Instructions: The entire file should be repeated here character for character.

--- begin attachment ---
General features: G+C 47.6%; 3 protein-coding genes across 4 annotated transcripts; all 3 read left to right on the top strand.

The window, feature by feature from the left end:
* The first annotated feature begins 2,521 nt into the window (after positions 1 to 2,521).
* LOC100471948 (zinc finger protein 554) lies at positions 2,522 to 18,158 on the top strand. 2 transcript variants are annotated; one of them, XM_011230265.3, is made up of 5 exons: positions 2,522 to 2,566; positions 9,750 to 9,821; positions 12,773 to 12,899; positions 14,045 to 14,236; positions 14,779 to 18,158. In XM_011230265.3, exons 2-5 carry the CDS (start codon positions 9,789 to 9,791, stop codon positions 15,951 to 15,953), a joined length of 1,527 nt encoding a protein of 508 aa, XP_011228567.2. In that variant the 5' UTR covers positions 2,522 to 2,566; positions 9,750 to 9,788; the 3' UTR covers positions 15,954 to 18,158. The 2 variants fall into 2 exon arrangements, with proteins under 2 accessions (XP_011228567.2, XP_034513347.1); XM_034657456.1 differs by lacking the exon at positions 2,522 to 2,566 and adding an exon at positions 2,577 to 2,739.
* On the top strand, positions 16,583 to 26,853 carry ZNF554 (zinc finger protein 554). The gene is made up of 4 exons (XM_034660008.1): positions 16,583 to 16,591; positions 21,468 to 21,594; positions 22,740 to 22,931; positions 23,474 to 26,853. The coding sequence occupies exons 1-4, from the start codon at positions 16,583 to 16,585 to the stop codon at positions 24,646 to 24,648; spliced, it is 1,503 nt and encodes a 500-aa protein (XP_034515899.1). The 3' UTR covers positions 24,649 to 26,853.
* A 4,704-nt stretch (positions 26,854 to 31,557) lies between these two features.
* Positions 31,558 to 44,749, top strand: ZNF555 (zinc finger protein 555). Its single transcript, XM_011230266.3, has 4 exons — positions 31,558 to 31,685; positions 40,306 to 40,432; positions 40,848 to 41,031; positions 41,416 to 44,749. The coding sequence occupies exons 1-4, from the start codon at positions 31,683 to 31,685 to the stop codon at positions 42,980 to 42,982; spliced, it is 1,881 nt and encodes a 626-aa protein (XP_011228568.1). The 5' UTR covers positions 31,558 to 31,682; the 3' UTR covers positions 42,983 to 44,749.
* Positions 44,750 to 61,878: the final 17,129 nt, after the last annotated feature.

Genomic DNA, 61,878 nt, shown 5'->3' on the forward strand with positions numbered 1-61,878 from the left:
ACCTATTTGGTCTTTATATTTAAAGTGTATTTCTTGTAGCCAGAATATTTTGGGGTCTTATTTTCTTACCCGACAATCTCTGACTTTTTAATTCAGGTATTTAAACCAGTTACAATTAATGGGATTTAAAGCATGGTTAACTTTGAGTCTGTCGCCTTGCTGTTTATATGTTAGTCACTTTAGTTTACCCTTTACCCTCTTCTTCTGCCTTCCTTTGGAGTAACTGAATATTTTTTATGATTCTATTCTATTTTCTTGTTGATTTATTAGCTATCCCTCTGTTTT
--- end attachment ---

General features: G+C 47.6%; 3 protein-coding genes across 4 annotated transcripts; all 3 read left to right on the top strand.

The window, feature by feature from the left end:
* The first annotated feature begins 2,521 nt into the window (after positions 1 to 2,521).
* LOC100471948 (zinc finger protein 554) lies at positions 2,522 to 18,158 on the top strand. 2 transcript variants are annotated; one of them, XM_011230265.3, is made up of 5 exons: positions 2,522 to 2,566; positions 9,750 to 9,821; positions 12,773 to 12,899; positions 14,045 to 14,236; positions 14,779 to 18,158. In XM_011230265.3, exons 2-5 carry the CDS (start codon positions 9,789 to 9,791, stop codon positions 15,951 to 15,953), a joined length of 1,527 nt encoding a protein of 508 aa, XP_011228567.2. In that variant the 5' UTR covers positions 2,522 to 2,566; positions 9,750 to 9,788; the 3' UTR covers positions 15,954 to 18,158. The 2 variants fall into 2 exon arrangements, with proteins under 2 accessions (XP_011228567.2, XP_034513347.1); XM_034657456.1 differs by lacking the exon at positions 2,522 to 2,566 and adding an exon at positions 2,577 to 2,739.
* On the top strand, positions 16,583 to 26,853 carry ZNF554 (zinc finger protein 554). The gene is made up of 4 exons (XM_034660008.1): positions 16,583 to 16,591; positions 21,468 to 21,594; positions 22,740 to 22,931; positions 23,474 to 26,853. The coding sequence occupies exons 1-4, from the start codon at positions 16,583 to 16,585 to the stop codon at positions 24,646 to 24,648; spliced, it is 1,503 nt and encodes a 500-aa protein (XP_034515899.1). The 3' UTR covers positions 24,649 to 26,853.
* A 4,704-nt stretch (positions 26,854 to 31,557) lies between these two features.
* Positions 31,558 to 44,749, top strand: ZNF555 (zinc finger protein 555). Its single transcript, XM_011230266.3, has 4 exons — positions 31,558 to 31,685; positions 40,306 to 40,432; positions 40,848 to 41,031; positions 41,416 to 44,749. The coding sequence occupies exons 1-4, from the start codon at positions 31,683 to 31,685 to the stop codon at positions 42,980 to 42,982; spliced, it is 1,881 nt and encodes a 626-aa protein (XP_011228568.1). The 5' UTR covers positions 31,558 to 31,682; the 3' UTR covers positions 42,983 to 44,749.
* Positions 44,750 to 61,878: the final 17,129 nt, after the last annotated feature.

Genomic DNA, 61,878 nt, shown 5'->3' on the forward strand with positions numbered 1-61,878 from the left:
ACCTATTTGGTCTTTATATTTAAAGTGTATTTCTTGTAGCCAGAATATTTTGGGGTCTTATTTTCTTACCCGACAATCTCTGACTTTTTAATTCAGGTATTTAAACCAGTTACAATTAATGGGATTTAAAGCATGGTTAACTTTGAGTCTGTCGCCTTGCTGTTTATATGTTAGTCACTTTAGTTTACCCTTTACCCTCTTCTTCTGCCTTCCTTTGGAGTAACTGAATATTTTTTATGATTCTATTCTATTTTCTTGTTGATTTATTAGCTATCCCTCTGTTTT